John Oliver Enlists Bill Nye to Highlight Climate Change Crisis

John Oliver on Last Week Tonight HBO Publicity-H 2019
Courtesy of HBO

The TV scientist also explained carbon pricing on Sunday's episode of 'Last Week Tonight.'

John Oliver took on climate change during Sunday's episode of Last Week Tonight.

The host stressed the urgency of addressing the issue by sharing a news clip that said worsening food shortages, wildfires and a mass of coral reefs that will likely die off by 2040. "That's just 21 years from now. By that point, Finn Wolfhard will only be 37, Ariana Grande will only be 46 and Lou Dobbs will only be dead for 30 years," Oliver said.

He then spoke about the Green New Deal, which "has been famously polarizing." The legislation is "a non-binding resolution that very briefly sets out some extremely aggressive goals including achieving net-zero greenhouse gas emissions, meeting 100 percent of the country's power demand through clean, renewable and zero-emission energy sources, and creating millions of good high-wage jobs in the United States."

During the segment, Oliver also focused on carbon pricing. "The current situation with carbon is critical," he said. The host explained that carbon emissions are the largest source of greenhouse gases, yet it is essentially free to pollute the air with carbon dioxide, "which is a little bit weird when you think about it, cause we universally agree that polluting is bad, and yet it's free to do it."

To further help explain carbon pricing, Oliver enlisted TV scientist Bill Nye, who simply laid out that when something costs more, people buy less of it.

"Honestly, I was expecting something a bit more fun and visual than that," responded Oliver. He then asked if Nye could explain the long-term impact of carbon pricing "with a cool stunt to jazz up what you're saying."

Nye once again put on his safety glasses. "When we release carbon, say by burning coal or driving an SUV, all of us pay for that in the form of things like fires, floods and crop failures," he said as he pointed to visuals of each natural disaster. "Putting a fee on carbon creates incentives to emit less carbon, and more important, it also incentivizes the development of low-carbon technology, which is huge, because that's vital to reducing emissions globally."

"And because for some reason, John, you're a 42-year-old man who needs his attention sustained with tricks, here's some fucking Mentos in a bottle of Diet Coke," Nye said as he deposited a package of mints into the soda, which then exploded. "Happy now?"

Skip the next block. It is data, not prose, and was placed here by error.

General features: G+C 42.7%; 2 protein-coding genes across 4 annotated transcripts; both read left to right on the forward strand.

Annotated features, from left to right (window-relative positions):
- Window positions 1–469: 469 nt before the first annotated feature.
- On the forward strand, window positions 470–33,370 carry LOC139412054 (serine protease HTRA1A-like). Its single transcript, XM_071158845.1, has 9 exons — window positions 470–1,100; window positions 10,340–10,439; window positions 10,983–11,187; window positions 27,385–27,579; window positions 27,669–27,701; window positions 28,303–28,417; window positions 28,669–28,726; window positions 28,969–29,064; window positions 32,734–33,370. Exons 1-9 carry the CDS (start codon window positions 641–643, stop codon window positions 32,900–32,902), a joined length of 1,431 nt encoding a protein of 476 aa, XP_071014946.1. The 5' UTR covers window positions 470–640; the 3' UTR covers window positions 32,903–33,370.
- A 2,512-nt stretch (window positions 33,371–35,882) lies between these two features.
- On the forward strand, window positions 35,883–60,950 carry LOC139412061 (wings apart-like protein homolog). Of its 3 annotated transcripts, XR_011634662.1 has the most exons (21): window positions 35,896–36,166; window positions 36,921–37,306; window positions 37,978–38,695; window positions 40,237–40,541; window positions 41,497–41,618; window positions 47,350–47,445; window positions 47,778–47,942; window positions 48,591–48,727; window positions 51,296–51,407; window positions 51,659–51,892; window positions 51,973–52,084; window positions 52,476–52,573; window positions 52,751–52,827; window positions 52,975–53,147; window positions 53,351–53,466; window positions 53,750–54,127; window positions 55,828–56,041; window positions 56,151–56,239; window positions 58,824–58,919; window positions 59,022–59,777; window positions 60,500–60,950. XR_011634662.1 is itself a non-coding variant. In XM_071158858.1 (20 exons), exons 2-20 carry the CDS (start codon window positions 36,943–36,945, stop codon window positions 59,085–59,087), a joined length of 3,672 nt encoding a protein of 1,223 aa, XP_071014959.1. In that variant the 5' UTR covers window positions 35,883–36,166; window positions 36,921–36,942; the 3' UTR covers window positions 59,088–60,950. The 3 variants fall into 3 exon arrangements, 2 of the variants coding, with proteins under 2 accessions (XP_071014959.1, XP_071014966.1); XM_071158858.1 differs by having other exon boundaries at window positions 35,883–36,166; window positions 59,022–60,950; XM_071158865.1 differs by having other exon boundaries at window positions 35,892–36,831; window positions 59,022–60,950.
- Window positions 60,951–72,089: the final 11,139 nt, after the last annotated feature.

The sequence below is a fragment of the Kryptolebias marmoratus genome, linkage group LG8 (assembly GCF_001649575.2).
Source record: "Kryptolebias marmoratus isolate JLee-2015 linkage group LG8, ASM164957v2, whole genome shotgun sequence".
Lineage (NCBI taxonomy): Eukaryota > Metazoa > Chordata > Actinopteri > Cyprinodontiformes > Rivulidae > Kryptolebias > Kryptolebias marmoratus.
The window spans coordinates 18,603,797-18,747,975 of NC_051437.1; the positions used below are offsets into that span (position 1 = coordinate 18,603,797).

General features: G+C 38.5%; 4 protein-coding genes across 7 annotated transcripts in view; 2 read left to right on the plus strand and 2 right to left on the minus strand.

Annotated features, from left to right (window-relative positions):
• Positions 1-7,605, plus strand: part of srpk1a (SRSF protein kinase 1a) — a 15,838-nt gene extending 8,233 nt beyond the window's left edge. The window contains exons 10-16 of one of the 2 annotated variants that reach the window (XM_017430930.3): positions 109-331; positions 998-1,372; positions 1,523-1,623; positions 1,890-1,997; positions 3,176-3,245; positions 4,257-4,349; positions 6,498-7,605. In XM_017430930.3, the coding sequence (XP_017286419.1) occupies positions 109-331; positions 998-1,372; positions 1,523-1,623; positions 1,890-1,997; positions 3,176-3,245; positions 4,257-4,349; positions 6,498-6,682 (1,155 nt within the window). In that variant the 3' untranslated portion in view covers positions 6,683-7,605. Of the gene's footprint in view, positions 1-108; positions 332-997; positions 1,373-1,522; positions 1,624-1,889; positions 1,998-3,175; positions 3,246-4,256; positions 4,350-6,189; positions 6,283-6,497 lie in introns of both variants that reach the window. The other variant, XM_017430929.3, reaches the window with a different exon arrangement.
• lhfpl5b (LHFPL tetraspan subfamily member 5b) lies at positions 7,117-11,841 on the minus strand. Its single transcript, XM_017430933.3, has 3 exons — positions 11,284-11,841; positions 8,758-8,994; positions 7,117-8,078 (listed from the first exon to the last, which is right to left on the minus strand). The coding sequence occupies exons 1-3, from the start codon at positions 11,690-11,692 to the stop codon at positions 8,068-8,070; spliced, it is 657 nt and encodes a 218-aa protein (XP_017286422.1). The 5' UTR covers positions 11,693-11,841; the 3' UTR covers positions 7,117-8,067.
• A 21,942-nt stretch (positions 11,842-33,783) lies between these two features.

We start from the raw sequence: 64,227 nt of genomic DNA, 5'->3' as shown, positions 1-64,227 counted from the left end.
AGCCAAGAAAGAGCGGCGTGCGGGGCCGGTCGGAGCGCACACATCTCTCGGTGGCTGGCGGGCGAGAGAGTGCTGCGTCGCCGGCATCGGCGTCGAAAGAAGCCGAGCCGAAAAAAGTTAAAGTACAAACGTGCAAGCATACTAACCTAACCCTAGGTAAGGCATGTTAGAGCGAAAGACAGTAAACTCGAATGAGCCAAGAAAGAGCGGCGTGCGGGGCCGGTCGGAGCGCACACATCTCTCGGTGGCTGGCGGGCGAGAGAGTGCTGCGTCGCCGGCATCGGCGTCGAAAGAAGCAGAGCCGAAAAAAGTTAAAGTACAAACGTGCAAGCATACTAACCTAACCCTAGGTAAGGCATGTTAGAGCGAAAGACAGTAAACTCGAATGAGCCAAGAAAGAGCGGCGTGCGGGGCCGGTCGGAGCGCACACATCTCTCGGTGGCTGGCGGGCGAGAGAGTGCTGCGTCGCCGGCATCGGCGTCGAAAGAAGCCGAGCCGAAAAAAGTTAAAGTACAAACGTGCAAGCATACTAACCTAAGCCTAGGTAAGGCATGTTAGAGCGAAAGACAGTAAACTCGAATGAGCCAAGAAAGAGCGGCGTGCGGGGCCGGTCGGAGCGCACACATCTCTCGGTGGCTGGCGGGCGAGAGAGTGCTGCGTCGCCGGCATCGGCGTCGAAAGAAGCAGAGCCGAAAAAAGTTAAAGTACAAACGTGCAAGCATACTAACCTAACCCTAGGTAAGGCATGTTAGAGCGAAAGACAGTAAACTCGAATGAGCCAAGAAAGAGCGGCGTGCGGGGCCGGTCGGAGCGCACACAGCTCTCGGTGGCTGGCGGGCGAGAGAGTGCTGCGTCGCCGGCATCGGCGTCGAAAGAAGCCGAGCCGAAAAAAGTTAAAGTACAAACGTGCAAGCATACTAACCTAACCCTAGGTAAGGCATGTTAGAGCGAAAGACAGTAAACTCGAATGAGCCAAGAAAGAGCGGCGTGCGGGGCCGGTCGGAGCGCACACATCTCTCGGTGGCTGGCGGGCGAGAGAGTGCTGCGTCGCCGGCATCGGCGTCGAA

While Oliver was ecstatic that Nye conducted the experiment, he added that the scientist was correct about incentivizing carbon. He said that economists across the political spectrum support the concept, while 40 governments worldwide have done it.

In the U.K., carbon pricing has contributed to carbon dioxide levels falling to their lowest level since 1890. "That's right. The lowest level since before Mary Poppins danced with chimney sweeps and introduced the Banks children to cocaine," said the host. "Yes, cocaine. You thought the spoonful of sugar was actually sugar?"

The host next explained another way a price can be put on carbon, which is through a concept called "cap and trade." Oliver explained that it is when you "cap the total amount of emissions the company is allowed to release, and you let them trade emissions permits among themselves."

He also spoke about the carbon tax, which is when surcharges are added to activities that emit carbon.

Oliver next explained Canada's use of the carbon tax, which is often looked down upon because "tax" is viewed as a "dirty word" in politics. "Very basically, they're taking the money they collect and giving it back to their citizens. They're doing this by pulling the money gathered by increased fees on things like gas and heat, dividing it up and sending it back to taxpayers as a rebate," he explained. The host added that the policy was created to "exceed the increased costs for about 70 percent of households, with lowest-income households seeing the most benefits from the policy."

The fight for the carbon tax is still met with difficulties in Canada. "It's no wonder that some politicians in this country are weary of even attempting a debate about carbon pricing," said the host.

Oliver next said "the last national attempt that got any real traction" happened 10 years ago. The debate became "so toxic" that West Virginia Democrat Joe Manchin released a video in 2010 that showed him walking around with a rifle as he promised West Virginia residents that he would fight against the cap and trade bill.